My wife, Abby, and I had a very “interesting” experience this weekend – trying to help my 6 y/o daughter, Avery, with saying goodbye to her first baby tooth!

Unfortunately for Avery – it appears she may have inherited two traits from her dad – that clearly are not helping her in this process.

The first trait – long tooth roots!

Seriously – this is a thing – and its why I had to have all of my baby teeth pulled by my pediatric dentist (they wouldn’t come out on their own – and the adult teeth start to grow in – while the baby teeth stubbornly hold their ground in front of them).

It’s crazy – Avery has these tiny little teeth – but when her first tooth came out – it had this really long root attached to it (we have a great pediatric dentist – my brother-in-law – Dr. John DeLorme – who has assured us – this is all relatively normal).

The second trait – a heightened pain sensitivity.

I would love to tell stories about how brave and tough I was as a kid (I had my moments!) – but when it came to physical pain – I was not a fan! I could be pretty dramatic in trying to demonstrate how much pain I was feeling – or – in my attempts to avoid pain.

Now, being a parent of a very sensitive child – I can both empathize with my mom – for what she went through in trying to help me learn how to manage my fear and anxiety around perceived pain – while also realizing that some of this sensitivity that Avery has – may turn out to be one of her greatest attributes – as I know my sensitivity has allowed me to become a much more empathetic and compassionate person in my work, friendships, marriage, and even as a father.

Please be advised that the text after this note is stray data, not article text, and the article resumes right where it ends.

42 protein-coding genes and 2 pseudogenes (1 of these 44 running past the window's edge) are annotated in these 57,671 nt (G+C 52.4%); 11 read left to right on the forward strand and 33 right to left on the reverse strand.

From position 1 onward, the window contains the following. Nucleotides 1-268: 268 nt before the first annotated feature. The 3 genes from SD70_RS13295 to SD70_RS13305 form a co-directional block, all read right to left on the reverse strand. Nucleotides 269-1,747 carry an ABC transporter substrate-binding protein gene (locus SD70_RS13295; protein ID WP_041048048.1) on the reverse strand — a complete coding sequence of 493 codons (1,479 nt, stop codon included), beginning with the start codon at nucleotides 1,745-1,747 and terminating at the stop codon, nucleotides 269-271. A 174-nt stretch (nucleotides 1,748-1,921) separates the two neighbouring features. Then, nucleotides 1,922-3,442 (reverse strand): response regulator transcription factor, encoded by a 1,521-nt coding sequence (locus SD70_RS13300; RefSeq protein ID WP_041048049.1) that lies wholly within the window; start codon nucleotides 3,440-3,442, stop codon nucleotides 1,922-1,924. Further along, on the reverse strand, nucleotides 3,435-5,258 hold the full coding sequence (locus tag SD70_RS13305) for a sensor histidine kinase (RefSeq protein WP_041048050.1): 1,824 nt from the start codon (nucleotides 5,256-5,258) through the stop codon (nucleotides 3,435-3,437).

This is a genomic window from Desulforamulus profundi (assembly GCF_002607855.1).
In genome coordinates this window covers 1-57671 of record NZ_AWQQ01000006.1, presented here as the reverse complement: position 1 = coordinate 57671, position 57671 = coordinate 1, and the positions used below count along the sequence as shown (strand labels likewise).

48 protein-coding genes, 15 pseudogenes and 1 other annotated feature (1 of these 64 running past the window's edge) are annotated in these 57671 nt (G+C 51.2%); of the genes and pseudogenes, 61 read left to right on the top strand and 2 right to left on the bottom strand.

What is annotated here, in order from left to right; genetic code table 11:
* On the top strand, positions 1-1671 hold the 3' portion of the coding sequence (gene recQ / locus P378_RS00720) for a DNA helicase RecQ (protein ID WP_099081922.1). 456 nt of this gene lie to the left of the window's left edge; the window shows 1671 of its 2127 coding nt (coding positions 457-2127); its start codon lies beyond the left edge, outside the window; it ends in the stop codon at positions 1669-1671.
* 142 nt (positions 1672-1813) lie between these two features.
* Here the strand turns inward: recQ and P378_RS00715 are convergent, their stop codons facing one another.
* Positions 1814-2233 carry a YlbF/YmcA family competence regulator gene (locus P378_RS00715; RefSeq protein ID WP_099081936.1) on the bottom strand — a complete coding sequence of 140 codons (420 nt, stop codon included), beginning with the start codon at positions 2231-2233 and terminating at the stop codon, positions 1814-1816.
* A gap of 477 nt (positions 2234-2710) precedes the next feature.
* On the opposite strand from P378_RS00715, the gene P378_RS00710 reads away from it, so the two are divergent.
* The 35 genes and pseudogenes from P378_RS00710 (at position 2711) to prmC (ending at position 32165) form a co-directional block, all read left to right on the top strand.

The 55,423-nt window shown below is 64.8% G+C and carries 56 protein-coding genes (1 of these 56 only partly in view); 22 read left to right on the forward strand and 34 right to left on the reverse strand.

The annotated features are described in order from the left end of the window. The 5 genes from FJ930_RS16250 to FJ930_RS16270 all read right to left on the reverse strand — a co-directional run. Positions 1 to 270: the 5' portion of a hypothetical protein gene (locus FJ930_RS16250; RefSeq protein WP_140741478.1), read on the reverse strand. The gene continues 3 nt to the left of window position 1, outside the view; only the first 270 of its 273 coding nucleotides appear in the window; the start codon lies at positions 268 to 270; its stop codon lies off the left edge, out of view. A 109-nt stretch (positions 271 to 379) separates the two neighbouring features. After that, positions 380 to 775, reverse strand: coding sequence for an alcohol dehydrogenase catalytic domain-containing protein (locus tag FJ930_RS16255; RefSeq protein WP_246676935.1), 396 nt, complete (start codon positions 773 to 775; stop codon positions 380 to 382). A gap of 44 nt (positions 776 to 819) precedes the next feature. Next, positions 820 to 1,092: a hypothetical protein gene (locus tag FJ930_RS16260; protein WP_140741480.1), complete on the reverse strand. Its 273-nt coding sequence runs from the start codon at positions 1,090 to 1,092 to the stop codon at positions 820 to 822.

Okay, the part that I really wanted to share – that I thought was really cool and a great learning experience for me (the long roots and pain sensitivity info was necessary to fully appreciate this next part):

In trying to help and support Avery as she was very reluctant to let us help her remove her first (and now second) tooth – I wanted to help her make her own decision to be brave and lean into her fear.

So, I used a concept that I have used in my office a number of times with clients – where I help Avery understand the difference between her zone of courage – and her zone of terror.

Her zone of courage is the area or action that lies just beyond her comfort zone (I helped her define where this was for her – which at first involved Avery wiggling her own tooth for a few seconds – but eventually she was able to get tooth floss and wrap it around her tooth while really yanking on the string fairly aggressively – and she even allowed me to pull on her tooth – with her giving me some guidance and instruction).

The zone of terror on the other hand – is where she would just be terrified – and would completely shut down and go into fight or flight response (when we tried to dictate that the tooth was coming out – we got a sense of where this zone was for her – but quickly backed away from this zone – as generally growth does not occur in this zone – and well, unless your an adrenaline junkie – it can do more harm than good to spend time in the terror zone).